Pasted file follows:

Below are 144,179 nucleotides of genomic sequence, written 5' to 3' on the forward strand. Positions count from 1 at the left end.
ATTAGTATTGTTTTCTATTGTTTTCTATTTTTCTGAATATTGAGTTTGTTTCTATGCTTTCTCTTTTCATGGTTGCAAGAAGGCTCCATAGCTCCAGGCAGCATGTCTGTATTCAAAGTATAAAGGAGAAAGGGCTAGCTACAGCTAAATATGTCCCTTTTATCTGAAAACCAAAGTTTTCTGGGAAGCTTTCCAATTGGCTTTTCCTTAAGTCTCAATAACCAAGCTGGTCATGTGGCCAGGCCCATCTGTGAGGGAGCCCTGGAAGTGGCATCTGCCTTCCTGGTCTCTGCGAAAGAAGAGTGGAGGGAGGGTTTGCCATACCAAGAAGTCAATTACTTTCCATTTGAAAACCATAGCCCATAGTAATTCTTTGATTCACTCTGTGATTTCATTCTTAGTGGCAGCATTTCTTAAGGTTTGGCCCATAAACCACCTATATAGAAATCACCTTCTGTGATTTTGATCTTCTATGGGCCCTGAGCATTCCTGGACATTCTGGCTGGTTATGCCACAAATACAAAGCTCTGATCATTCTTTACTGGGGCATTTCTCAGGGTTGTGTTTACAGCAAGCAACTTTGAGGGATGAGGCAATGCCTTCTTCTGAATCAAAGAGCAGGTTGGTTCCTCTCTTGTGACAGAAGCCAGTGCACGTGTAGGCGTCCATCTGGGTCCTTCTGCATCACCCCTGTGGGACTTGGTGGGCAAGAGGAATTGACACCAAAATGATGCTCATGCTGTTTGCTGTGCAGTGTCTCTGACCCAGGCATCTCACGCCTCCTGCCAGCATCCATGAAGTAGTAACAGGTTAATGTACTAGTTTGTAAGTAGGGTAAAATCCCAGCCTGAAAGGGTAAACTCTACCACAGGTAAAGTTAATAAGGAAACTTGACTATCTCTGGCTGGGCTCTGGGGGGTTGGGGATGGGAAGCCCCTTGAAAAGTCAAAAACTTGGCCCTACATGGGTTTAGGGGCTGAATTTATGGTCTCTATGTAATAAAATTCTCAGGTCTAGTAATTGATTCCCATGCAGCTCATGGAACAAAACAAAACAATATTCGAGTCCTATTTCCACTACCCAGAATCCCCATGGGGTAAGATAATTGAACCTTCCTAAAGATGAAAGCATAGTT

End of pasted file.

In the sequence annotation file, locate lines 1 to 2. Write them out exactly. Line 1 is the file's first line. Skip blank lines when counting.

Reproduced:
Below are 144,179 nucleotides of genomic sequence, written 5' to 3' on the forward strand. Positions count from 1 at the left end.
ATTAGTATTGTTTTCTATTGTTTTCTATTTTTCTGAATATTGAGTTTGTTTCTATGCTTTCTCTTTTCATGGTTGCAAGAAGGCTCCATAGCTCCAGGCAGCATGTCTGTATTCAAAGTATAAAGGAGAAAGGGCTAGCTACAGCTAAATATGTCCCTTTTATCTGAAAACCAAAGTTTTCTGGGAAGCTTTCCAATTGGCTTTTCCTTAAGTCTCAATAACCAAGCTGGTCATGTGGCCAGGCCCATCTGTGAGGGAGCCCTGGAAGTGGCATCTGCCTTCCTGGTCTCTGCGAAAGAAGAGTGGAGGGAGGGTTTGCCATACCAAGAAGTCAATTACTTTCCATTTGAAAACCATAGCCCATAGTAATTCTTTGATTCACTCTGTGATTTCATTCTTAGTGGCAGCATTTCTTAAGGTTTGGCCCATAAACCACCTATATAGAAATCACCTTCTGTGATTTTGATCTTCTATGGGCCCTGAGCATTCCTGGACATTCTGGCTGGTTATGCCACAAATACAAAGCTCTGATCATTCTTTACTGGGGCATTTCTCAGGGTTGTGTTTACAGCAAGCAACTTTGAGGGATGAGGCAATGCCTTCTTCTGAATCAAAGAGCAGGTTGGTTCCTCTCTTGTGACAGAAGCCAGTGCACGTGTAGGCGTCCATCTGGGTCCTTCTGCATCACCCCTGTGGGACTTGGTGGGCAAGAGGAATTGACACCAAAATGATGCTCATGCTGTTTGCTGTGCAGTGTCTCTGACCCAGGCATCTCACGCCTCCTGCCAGCATCCATGAAGTAGTAACAGGTTAATGTACTAGTTTGTAAGTAGGGTAAAATCCCAGCCTGAAAGGGTAAACTCTACCACAGGTAAAGTTAATAAGGAAACTTGACTATCTCTGGCTGGGCTCTGGGGGGTTGGGGATGGGAAGCCCCTTGAAAAGTCAAAAACTTGGCCCTACATGGGTTTAGGGGCTGAATTTATGGTCTCTATGTAATAAAATTCTCAGGTCTAGTAATTGATTCCCATGCAGCTCATGGAACAAAACAAAACAATATTCGAGTCCTATTTCCACTACCCAGAATCCCCATGGGGTAAGATAATTGAACCTTCCTAAAGATGAAAGCATAGTT